Unfortunately I think that most Catholics accept that Jesus ascended to heaven after appearing as the Risen One but don't get what it has to do with us.  Also with our present understanding of the universe it is a stretch to believe that the Ascension was as pictured in the image I have attached to this blog entry, going to someplace "up there".  What we celebrate with this feast is that Jesus' earthly mission was finished after appearing to his disciples and commissioning them to preach the Gospel.  He returns to the Father so that he can work in and through all of us.  We are all commissioned to preach the Gospel.  This is really a feast of evangelization.   The great challenge of the Ascension can be found in the words that the men in white garments speak to the disciples in the feast's first reading in Acts 1:11--"Men of Galilee, why are you standing there looking up at the sky?"   In other words our goal indeed is heaven, but there is work to do here on earth.  They then are promised the gift of the Spirit which will help them (and us) to do that work.    And what is the Spirit's role? That will be my next reflection for Pentecost.

Saturday, May 12, 2012

Thank You Sister

   As most of my blog readers know the Vatican recently came down hard on the LCWR (Leadership Conference of Women Religious). This group represents roughly 80% of the sisters in the USA.  They cited doctrinal and other concerns.  I was upset by this and it has taken time for me to understand just why I was upset.  I have signed two statements that have circulated in support of the sisters.  Before writing here I wanted to go beyond merely being anglry and to say something constructive.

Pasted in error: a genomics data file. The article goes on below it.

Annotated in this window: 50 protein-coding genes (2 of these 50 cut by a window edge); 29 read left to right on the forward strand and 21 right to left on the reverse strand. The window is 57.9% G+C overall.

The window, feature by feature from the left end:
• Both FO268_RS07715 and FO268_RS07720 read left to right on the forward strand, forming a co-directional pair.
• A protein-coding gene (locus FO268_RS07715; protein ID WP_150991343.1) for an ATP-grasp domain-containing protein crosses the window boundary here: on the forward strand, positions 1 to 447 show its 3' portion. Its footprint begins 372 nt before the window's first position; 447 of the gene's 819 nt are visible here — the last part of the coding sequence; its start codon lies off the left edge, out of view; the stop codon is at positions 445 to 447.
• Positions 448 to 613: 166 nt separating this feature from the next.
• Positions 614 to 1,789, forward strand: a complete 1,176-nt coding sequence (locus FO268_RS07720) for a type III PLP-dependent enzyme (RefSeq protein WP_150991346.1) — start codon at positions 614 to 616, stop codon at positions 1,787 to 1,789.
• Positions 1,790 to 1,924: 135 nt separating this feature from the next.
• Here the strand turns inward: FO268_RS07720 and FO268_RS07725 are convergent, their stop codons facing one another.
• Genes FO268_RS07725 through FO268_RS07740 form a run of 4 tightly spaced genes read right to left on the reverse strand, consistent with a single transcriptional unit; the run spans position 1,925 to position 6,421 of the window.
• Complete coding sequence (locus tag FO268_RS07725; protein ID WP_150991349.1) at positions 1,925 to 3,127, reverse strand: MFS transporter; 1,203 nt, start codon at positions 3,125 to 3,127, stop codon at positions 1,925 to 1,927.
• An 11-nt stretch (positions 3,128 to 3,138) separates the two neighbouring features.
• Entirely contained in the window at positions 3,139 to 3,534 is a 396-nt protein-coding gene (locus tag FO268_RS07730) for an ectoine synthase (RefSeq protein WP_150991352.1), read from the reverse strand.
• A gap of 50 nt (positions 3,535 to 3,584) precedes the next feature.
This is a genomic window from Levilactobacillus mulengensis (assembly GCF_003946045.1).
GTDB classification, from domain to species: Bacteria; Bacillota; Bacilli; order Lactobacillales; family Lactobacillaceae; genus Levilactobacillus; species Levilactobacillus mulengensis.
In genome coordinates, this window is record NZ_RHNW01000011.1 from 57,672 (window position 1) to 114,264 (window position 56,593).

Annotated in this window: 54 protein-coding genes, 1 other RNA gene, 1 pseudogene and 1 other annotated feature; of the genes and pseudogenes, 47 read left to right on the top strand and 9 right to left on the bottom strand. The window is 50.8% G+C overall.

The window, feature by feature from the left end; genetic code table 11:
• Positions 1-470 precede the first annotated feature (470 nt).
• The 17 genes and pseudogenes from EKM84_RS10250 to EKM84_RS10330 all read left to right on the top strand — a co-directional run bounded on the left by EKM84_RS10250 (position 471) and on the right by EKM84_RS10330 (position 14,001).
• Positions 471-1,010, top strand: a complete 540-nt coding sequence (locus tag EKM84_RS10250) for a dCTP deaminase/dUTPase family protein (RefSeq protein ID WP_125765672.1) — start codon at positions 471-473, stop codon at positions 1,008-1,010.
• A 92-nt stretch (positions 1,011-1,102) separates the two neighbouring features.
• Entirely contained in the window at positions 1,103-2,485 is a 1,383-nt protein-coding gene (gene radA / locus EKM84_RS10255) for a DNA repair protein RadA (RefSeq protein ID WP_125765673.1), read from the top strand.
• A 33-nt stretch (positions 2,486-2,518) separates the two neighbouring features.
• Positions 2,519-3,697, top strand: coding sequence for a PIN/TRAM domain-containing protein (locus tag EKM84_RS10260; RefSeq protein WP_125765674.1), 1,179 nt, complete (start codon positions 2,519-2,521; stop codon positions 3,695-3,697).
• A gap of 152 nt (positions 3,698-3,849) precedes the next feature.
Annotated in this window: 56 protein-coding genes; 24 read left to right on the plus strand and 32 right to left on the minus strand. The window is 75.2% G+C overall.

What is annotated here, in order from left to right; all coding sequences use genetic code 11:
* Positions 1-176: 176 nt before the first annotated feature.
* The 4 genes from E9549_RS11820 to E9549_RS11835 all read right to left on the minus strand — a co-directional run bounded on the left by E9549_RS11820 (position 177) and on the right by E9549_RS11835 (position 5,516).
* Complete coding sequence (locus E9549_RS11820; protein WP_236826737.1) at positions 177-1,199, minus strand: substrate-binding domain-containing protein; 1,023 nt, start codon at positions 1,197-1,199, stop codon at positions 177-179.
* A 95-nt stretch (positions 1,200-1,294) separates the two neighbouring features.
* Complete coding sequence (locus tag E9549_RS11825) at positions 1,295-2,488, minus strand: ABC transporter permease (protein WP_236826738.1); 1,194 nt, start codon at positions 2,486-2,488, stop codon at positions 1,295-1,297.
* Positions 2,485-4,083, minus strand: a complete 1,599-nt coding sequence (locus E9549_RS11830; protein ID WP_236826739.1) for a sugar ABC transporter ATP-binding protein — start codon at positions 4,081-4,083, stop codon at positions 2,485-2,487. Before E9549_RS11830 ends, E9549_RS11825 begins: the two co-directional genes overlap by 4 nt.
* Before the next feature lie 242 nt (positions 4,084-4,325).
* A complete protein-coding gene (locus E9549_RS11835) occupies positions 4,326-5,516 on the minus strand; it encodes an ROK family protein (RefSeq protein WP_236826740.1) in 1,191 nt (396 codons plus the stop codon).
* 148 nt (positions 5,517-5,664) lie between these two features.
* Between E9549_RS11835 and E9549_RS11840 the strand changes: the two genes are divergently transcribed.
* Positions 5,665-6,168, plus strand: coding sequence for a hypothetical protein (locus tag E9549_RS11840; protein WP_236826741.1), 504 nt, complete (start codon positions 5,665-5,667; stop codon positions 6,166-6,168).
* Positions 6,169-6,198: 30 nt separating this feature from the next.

Ask yourself, "Do I know any sisters?  What are they doing?" Obviously there are fewer of them than there were forty years ago.  While many of them are still involved in education or hospital administration they have branched out into other directions.  I am close to three sisters from different communities who are in parish ministry.  They do everything a priest does except for celebrating the Sacraments.  They are well-respected and appreciated for bringing a feminine perspective to parish ministry.  Others are spiritual directors.  They are well trained and sought after for this important service.  Still others are working with the poor, with victims of aids, in prisons, in shelters for the homeless. Others minister to battered women and children. The list goes on. They are prayerful, hard-working women.  So why this decision to order the conference to re-organize?